The public perception of state capability in India, under Modi (a popular, populist leader) is very high. He has the biggest parliamentary majority in the lower house of Parliament in 30 years, even though the party won only 39% of the votes polled (65% voted of 800 million voters). This is the anomaly created by a stupid 'first past the post' system, inherited from the colonizer...an anomaly in a vast, diverse, federal country. Be that as it may, as COVID erupted, he first mobilized a popular voluntary 'curfew' nationwide on Sunday 22 March, before imposing an actual lockdown nationwide in a country of 1.34 billion suddenly at 4 hours notice on the 24th of March for 21 days. This was bizarre; by contrast South Africa also announced a 21 day nationwide lockdown, but allowed a 4 day notice...In India the bureaucracy and states were unprepared, and it caused sudden chaos. A country and an informal sector that runs on the strength of migrant labour from different parts of the country (cross state migration is huge), suddenly was faced with no work and no pay; but with railways, buses, airlines not operating, migrants started walking back to their rural homes to other states...ALL OVER THE COUNTRY. They were attacked by police, sometimes looted, died of exhaustion. Four days after this chaos began, the central government announced a package of relief measures hurriedly...but the damage had already been done, and continues. 22 migrants walking back died ...due to road accidents, or exhaustion...or disease, when the deaths due to COVID were 29. The state has a social assistance system that is grossly inadequate and fragmented; a social insurance system that covers 10% of the workforce. Not surprising, it coped poorly. The economy had already been reeling from a slowdown to 5% growth in the last quarter; unemployment had trebled between 2012 and 2018 from 2.2% to an all-time high of 6.1%, with youth open unemployment rising from 6 to 18% over the same period. The COVID exogenous shock will now slow the FY21 (Apr 20 to March 21) GDP growth to under 2%...an all time ever low...not seen since colonial times. India faces very testing times ahead.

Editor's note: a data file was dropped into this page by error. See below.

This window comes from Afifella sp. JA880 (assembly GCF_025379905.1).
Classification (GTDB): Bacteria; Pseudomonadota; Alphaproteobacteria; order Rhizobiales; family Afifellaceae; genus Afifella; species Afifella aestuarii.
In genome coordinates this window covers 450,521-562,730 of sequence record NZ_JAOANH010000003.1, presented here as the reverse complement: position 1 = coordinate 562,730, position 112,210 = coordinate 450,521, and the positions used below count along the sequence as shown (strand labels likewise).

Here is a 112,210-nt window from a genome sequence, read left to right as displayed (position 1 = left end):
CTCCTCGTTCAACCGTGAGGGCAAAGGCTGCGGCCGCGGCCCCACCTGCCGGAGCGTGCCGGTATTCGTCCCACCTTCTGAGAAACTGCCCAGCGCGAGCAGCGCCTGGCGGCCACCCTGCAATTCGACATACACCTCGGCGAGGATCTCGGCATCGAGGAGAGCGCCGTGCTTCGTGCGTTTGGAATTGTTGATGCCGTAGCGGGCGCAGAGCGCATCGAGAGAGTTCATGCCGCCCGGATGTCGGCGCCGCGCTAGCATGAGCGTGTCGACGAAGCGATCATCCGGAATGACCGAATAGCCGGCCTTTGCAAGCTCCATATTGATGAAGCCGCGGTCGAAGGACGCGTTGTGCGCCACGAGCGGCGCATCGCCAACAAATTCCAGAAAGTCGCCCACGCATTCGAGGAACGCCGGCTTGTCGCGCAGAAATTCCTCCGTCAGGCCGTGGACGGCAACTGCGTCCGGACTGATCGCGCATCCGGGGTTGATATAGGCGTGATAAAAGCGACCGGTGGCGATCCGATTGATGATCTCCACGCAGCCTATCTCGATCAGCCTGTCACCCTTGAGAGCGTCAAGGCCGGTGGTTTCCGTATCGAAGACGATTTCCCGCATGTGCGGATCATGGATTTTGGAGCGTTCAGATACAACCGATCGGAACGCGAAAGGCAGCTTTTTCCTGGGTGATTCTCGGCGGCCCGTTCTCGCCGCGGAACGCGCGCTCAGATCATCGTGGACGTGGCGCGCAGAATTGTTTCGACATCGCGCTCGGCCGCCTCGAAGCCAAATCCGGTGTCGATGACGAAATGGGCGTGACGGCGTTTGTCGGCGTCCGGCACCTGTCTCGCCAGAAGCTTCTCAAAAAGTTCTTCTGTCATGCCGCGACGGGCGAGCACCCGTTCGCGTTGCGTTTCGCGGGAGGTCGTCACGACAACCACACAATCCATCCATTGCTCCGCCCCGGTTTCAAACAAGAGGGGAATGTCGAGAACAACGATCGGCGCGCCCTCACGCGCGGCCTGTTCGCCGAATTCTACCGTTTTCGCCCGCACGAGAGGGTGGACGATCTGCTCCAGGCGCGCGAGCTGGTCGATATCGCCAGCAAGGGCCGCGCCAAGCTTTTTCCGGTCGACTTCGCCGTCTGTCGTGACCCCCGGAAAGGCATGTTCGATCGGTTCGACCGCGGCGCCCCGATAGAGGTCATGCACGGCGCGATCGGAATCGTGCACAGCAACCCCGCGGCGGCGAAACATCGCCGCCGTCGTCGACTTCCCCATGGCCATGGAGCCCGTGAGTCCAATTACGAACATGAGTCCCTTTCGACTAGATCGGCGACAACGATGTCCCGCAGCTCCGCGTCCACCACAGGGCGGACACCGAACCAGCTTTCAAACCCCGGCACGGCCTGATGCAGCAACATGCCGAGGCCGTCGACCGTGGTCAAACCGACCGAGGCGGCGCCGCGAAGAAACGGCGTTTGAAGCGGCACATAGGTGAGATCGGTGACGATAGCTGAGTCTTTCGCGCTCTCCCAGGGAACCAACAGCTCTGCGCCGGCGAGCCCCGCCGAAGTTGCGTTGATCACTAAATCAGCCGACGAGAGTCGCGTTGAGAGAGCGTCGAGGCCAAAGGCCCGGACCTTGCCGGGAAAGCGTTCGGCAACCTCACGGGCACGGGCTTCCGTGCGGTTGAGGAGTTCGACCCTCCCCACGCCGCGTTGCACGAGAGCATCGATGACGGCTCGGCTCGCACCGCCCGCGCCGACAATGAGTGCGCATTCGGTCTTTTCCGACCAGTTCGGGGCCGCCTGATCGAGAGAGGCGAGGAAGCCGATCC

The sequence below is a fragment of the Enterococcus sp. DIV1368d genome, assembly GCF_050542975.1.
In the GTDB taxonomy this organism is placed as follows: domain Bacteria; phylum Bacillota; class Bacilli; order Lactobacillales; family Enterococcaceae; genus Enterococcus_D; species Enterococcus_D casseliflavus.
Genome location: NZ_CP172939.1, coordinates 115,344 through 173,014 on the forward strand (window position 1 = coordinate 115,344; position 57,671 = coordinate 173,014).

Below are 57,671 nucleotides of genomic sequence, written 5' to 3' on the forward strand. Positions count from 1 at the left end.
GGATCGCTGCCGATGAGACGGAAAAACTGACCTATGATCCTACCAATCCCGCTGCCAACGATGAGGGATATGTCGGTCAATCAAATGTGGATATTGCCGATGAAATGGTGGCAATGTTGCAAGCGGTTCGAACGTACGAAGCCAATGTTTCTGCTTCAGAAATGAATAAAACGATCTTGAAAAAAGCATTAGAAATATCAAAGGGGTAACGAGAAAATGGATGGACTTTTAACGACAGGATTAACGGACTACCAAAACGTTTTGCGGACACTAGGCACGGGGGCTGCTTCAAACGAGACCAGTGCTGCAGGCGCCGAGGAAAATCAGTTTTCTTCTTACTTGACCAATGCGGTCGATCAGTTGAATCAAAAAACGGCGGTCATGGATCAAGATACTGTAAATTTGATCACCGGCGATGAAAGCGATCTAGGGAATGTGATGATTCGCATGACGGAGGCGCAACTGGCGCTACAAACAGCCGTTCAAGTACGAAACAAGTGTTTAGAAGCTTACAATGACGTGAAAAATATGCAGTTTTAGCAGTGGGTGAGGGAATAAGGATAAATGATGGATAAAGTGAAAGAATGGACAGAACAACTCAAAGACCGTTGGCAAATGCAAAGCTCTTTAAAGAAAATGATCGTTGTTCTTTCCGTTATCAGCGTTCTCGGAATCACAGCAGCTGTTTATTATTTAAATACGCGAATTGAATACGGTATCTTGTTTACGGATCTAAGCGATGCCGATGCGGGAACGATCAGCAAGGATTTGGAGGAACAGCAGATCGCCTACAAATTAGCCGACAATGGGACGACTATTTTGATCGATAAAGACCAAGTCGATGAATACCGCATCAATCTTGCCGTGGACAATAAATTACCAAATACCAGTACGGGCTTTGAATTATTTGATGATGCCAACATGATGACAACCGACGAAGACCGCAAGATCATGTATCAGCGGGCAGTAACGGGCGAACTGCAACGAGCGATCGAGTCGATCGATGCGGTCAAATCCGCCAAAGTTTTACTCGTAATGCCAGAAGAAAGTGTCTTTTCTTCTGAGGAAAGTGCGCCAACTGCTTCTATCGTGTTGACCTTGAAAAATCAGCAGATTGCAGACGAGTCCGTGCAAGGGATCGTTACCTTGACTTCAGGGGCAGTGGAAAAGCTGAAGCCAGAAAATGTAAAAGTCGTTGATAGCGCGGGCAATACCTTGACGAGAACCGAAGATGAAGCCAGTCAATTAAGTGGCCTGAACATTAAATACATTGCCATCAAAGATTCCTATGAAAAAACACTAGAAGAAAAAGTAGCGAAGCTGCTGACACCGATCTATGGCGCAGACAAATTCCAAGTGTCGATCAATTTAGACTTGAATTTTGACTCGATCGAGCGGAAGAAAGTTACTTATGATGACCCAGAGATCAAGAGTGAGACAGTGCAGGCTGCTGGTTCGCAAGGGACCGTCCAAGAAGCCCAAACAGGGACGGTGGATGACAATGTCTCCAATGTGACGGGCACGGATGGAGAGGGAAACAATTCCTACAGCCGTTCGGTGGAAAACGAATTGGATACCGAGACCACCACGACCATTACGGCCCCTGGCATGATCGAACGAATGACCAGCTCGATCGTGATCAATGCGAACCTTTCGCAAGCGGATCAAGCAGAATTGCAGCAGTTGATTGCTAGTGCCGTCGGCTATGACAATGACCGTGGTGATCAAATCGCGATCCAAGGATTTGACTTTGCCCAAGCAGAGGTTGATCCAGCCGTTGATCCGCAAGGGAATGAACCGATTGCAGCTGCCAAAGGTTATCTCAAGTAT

3. How is the Covid-19 experience likely to affect political tolerance of how ‘robustly’ different governments make use of digital technology in the exercise of power, including at the expense of private data protection rights?
India has 1 billion mobile phones. For a month now, if you make a call, it does not go thru until you hear a 1 min lecture, which begins with a man coughing, on the symptoms of COVID, what to watch out, who to call if you have symptoms...so awareness was already very very high. By contrast, Europe and the US was clearly nonchalant, to say the least.
Preparation in Peace Time enables to win battles in War Time
Practitioner Development Economist
Ex-Secretary Government of India